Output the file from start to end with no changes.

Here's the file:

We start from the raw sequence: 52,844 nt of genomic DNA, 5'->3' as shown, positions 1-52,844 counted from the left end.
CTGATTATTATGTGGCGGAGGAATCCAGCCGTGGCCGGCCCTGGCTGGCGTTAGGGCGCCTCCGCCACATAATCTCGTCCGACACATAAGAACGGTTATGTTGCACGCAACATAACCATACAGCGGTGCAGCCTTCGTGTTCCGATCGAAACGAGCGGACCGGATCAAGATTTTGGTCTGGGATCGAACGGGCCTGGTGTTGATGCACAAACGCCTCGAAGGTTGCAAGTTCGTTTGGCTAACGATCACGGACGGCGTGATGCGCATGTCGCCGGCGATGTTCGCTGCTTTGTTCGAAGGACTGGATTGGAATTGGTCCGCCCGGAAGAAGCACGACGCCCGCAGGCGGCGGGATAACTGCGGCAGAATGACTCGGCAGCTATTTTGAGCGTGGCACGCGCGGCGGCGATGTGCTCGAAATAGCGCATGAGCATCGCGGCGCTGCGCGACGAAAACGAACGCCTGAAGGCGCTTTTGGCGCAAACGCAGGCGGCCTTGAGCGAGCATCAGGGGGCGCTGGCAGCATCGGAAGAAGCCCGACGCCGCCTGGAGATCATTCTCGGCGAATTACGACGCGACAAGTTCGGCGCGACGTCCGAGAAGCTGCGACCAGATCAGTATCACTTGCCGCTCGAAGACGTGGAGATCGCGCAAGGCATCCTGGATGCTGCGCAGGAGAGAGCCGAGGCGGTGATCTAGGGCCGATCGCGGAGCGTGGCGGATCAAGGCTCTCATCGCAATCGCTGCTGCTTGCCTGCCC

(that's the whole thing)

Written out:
We start from the raw sequence: 52,844 nt of genomic DNA, 5'->3' as shown, positions 1-52,844 counted from the left end.
CTGATTATTATGTGGCGGAGGAATCCAGCCGTGGCCGGCCCTGGCTGGCGTTAGGGCGCCTCCGCCACATAATCTCGTCCGACACATAAGAACGGTTATGTTGCACGCAACATAACCATACAGCGGTGCAGCCTTCGTGTTCCGATCGAAACGAGCGGACCGGATCAAGATTTTGGTCTGGGATCGAACGGGCCTGGTGTTGATGCACAAACGCCTCGAAGGTTGCAAGTTCGTTTGGCTAACGATCACGGACGGCGTGATGCGCATGTCGCCGGCGATGTTCGCTGCTTTGTTCGAAGGACTGGATTGGAATTGGTCCGCCCGGAAGAAGCACGACGCCCGCAGGCGGCGGGATAACTGCGGCAGAATGACTCGGCAGCTATTTTGAGCGTGGCACGCGCGGCGGCGATGTGCTCGAAATAGCGCATGAGCATCGCGGCGCTGCGCGACGAAAACGAACGCCTGAAGGCGCTTTTGGCGCAAACGCAGGCGGCCTTGAGCGAGCATCAGGGGGCGCTGGCAGCATCGGAAGAAGCCCGACGCCGCCTGGAGATCATTCTCGGCGAATTACGACGCGACAAGTTCGGCGCGACGTCCGAGAAGCTGCGACCAGATCAGTATCACTTGCCGCTCGAAGACGTGGAGATCGCGCAAGGCATCCTGGATGCTGCGCAGGAGAGAGCCGAGGCGGTGATCTAGGGCCGATCGCGGAGCGTGGCGGATCAAGGCTCTCATCGCAATCGCTGCTGCTTGCCTGCCC